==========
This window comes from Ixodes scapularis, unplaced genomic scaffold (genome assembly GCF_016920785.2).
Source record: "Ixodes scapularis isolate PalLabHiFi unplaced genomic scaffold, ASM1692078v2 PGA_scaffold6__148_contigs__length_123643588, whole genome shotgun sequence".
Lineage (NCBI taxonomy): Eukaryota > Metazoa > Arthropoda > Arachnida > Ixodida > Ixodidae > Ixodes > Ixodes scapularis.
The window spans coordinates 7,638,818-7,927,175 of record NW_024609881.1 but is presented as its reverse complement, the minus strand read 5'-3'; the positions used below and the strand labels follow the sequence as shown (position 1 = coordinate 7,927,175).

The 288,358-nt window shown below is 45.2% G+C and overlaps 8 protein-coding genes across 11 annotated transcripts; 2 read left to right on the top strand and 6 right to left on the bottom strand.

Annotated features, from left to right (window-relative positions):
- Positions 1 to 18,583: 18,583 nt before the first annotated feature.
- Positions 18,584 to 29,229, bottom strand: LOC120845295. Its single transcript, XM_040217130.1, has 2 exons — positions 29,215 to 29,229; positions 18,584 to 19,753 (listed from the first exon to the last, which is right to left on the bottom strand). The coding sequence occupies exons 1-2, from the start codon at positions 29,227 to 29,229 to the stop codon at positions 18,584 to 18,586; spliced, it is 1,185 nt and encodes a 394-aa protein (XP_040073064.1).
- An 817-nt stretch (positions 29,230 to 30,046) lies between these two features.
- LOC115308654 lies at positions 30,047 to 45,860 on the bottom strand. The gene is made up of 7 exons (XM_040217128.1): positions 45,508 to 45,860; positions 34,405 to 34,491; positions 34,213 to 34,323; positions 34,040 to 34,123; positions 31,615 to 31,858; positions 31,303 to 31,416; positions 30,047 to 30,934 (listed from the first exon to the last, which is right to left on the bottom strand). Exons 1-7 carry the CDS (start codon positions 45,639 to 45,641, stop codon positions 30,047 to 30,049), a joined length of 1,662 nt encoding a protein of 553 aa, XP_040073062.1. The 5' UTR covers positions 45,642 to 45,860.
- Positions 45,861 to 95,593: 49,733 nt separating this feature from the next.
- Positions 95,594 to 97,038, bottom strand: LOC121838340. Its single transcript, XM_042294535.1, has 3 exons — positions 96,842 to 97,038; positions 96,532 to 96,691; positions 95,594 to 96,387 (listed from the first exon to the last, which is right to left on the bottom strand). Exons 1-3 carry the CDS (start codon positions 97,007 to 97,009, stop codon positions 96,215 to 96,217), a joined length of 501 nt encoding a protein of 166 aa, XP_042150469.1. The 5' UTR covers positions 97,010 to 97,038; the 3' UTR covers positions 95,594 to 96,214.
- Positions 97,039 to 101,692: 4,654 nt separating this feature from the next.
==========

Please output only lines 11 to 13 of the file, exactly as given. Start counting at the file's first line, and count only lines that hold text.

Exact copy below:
- Positions 45,861 to 95,593: 49,733 nt separating this feature from the next.
- Positions 95,594 to 97,038, bottom strand: LOC121838340. Its single transcript, XM_042294535.1, has 3 exons — positions 96,842 to 97,038; positions 96,532 to 96,691; positions 95,594 to 96,387 (listed from the first exon to the last, which is right to left on the bottom strand). Exons 1-3 carry the CDS (start codon positions 97,007 to 97,009, stop codon positions 96,215 to 96,217), a joined length of 501 nt encoding a protein of 166 aa, XP_042150469.1. The 5' UTR covers positions 97,010 to 97,038; the 3' UTR covers positions 95,594 to 96,214.
- Positions 97,039 to 101,692: 4,654 nt separating this feature from the next.